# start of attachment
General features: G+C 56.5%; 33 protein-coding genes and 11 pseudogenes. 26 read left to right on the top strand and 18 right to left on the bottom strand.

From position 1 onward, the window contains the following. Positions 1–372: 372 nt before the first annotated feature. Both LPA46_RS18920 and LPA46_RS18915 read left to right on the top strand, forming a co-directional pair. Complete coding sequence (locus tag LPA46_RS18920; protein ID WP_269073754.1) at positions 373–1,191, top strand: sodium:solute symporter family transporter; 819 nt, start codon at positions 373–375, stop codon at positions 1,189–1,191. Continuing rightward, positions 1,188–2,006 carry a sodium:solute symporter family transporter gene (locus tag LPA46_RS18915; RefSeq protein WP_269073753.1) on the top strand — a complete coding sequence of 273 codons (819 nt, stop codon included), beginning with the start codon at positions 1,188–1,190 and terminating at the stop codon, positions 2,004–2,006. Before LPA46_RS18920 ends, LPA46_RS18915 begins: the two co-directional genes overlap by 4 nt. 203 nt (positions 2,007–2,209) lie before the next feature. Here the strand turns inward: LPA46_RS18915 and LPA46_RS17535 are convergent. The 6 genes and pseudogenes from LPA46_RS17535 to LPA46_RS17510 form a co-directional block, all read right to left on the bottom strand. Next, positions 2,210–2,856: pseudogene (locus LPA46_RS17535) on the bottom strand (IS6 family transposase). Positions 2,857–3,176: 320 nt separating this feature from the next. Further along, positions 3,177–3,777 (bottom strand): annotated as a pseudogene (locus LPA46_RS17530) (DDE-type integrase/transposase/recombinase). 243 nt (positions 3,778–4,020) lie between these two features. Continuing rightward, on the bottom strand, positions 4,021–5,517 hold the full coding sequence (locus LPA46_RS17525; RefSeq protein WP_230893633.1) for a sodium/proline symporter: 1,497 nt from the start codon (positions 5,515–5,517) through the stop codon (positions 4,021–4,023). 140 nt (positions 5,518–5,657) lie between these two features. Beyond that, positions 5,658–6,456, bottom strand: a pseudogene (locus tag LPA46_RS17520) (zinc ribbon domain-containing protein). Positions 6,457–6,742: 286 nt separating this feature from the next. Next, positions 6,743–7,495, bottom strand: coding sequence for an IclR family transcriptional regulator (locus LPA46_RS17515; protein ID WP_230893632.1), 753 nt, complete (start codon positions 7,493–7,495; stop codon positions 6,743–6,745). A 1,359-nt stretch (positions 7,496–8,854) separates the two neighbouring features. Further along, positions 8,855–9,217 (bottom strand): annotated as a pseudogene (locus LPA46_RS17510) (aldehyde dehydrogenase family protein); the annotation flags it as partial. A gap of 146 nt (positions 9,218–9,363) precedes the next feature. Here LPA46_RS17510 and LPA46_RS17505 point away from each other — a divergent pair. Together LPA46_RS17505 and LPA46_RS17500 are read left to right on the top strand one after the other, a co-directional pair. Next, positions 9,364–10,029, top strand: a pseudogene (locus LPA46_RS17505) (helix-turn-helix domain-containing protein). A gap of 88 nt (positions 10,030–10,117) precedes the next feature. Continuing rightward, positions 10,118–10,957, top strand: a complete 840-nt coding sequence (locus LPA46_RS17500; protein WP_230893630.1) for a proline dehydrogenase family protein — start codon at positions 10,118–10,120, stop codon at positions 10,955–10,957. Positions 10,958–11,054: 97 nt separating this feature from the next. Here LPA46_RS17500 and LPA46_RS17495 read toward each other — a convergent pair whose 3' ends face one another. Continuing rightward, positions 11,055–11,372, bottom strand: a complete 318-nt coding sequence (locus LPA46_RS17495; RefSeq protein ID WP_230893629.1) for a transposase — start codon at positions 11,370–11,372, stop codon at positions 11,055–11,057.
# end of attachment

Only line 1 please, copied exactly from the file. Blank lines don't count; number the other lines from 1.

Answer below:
General features: G+C 56.5%; 33 protein-coding genes and 11 pseudogenes. 26 read left to right on the top strand and 18 right to left on the bottom strand.